Wexler’s Deli and “The Post” remind us bagels, lox and truth never go out of style

By Angela Matano

The delightful smoked fish plate at Wexler’s Deli
Photo by Vanessa Stump

The Sunday paper and a round of bagels used to be one of the great pleasures of my week. When I lived in New York, reading The New York Times with bagels from H&H and cream cheese and lox from Zabar’s could easily comprise half the day. Whiling away the hours that way now feels like a bygone era, a world where carbs were not contraband and bulky periodicals arrived dutifully on my doorstep.

To relive such a feeling, I recommend a trip to Wexler’s Deli in Santa Monica for brunch followed by a matinee of “The Post,” Steven Spielberg’s new film about the challenges the Washington Post faced in publishing The Pentagon Papers.

As Lenny Bruce famously put it, “Even if you’re Catholic, if you live in New York you’re Jewish.” I think the same can be said for Los Angeles, where schools close on Jewish holidays and delicatessens abound.

Wexler’s Deli is relatively new but takes itself very seriously, which is a good thing.

“I’ve always had an appreciation for the craftsmanship that goes into a truly good Jewish deli,” says chef/owner Micah Wexler of the skill that comes through in just about every ingredient in his shop. “We’re curing and smoking all of our meats, fish, mustard and pickles in house and slicing everything by hand.”

The double-smoked pastrami lox are most definitely the best lox I have ever eaten. Gussied up with capers, red onion, lemon and tomato on an everything bagel, this is a breakfast you can wax nostalgia about only minutes after consuming it. And I haven’t even mentioned the matzo ball soup, chocolate phosphates, black and white cookies or chocolate babka.

“We’ve had people tell us how taking a bite out of our bagels or sandwiches or a sip off a phosphate brings them right back to a certain time and place in their life, as though they’re right there. Food has this unique ability to hit all of our senses at once and transport us through time in an incredible way,” says Wexler.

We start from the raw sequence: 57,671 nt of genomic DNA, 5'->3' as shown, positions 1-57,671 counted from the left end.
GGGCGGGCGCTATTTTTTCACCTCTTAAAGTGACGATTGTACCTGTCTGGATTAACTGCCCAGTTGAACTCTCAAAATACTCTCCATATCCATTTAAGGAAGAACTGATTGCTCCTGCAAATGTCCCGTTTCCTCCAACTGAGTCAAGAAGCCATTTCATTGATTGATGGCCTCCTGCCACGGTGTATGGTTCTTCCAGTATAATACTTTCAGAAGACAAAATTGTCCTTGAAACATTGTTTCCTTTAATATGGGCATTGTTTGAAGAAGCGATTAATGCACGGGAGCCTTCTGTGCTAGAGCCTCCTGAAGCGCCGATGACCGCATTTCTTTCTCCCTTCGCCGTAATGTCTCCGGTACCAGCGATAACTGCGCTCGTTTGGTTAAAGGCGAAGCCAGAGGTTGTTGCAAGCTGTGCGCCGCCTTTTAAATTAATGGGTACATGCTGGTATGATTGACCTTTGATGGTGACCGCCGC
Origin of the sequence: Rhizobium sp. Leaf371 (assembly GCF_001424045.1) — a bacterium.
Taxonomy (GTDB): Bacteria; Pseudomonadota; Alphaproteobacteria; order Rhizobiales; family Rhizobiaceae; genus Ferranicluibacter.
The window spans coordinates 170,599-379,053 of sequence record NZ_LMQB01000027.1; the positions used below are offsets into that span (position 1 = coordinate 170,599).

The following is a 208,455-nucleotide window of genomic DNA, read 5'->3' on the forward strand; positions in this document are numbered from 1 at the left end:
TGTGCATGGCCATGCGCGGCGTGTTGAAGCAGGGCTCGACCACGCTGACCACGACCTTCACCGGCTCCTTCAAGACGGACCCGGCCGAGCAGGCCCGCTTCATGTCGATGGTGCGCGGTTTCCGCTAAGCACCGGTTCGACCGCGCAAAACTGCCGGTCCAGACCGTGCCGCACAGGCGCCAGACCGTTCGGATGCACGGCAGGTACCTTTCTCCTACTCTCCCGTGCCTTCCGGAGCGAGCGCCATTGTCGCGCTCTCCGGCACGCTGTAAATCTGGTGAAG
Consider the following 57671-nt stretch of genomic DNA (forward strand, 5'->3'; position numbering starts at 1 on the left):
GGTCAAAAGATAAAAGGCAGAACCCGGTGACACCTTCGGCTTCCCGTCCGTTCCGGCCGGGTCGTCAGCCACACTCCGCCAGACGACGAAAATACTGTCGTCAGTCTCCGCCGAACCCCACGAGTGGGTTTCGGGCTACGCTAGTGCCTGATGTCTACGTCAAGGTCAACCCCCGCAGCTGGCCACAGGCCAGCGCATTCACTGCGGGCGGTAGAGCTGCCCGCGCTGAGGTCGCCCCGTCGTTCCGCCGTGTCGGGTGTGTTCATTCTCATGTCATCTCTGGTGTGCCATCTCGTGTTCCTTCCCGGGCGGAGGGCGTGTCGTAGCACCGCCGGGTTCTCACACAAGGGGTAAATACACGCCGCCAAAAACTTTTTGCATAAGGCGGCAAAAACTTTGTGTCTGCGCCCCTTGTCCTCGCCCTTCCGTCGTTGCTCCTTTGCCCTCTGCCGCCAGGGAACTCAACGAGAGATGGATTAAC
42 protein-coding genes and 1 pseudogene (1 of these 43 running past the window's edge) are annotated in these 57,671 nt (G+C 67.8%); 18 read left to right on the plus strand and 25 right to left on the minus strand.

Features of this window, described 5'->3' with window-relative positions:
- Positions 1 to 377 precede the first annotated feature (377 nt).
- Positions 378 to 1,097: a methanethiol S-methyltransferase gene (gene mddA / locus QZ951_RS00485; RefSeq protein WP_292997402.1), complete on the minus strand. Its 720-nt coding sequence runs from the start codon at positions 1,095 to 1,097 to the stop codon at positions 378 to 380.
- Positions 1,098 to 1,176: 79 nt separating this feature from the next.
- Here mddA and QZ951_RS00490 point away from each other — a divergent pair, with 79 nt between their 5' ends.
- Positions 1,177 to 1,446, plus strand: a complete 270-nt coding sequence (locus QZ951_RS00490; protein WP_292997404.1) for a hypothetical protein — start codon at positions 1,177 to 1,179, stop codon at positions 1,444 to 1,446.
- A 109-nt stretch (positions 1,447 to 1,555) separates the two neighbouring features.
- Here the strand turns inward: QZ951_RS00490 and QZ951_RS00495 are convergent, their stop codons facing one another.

And while “The Post” takes us back to the 1970s, the story echoes quite a bit of today’s issues regarding “fake news” and the role of journalism in democracy.

Meryl Streep, brilliant as always, plays Washington Post owner/publisher Kay Graham. Thrust into power by happenstance, and woefully timid to modern eyes, Graham struggles to find her voice — indeed herself — under a highly lacquered veneer of overbred gentility. A pleaser by nature and well-connected to men in high places, Streep’s Graham must blast through layers and layers of her carefully constructed persona. I kept thinking of croissant dough with its 27 layers of pastry — imagine trying to peel each layer apart.

Like “Molly’s Game,” “Phantom Thread” and “Lady Macbeth,” “The Post” speaks to Hollywood’s current reckoning of gender vs. power, illustrating the inner struggles women have had to overcome to speak up and speak out, own their own space and command respect from others. For me, these times make Graham’s triumphant battle to vanquish her own demons resonate all the more.

The main focus of the film — journalism’s power struggle with government pushback under the guise of national security — also reverberates in 2018: a president at war with the press, some who would impede the truth to “protect” the American people from it, and the Mueller investigation building toward what could be our generation’s Pentagon Papers.

In the spirit of everything old being new again, a heaping bagelful of lox and a civics lesson from Meryl Streep and Tom Hanks could help talk you off the ledge we find ourselves thrust upon.


Wexler’s Deli is at 616 Santa Monica Blvd, Santa Monica. (424) 744-8671; wexlersdeli.com

“The Post” is showing at AMC Dine-In Theatres Marina 6, Cinemark Playa Vista and XD, and two Santa Monica theaters.

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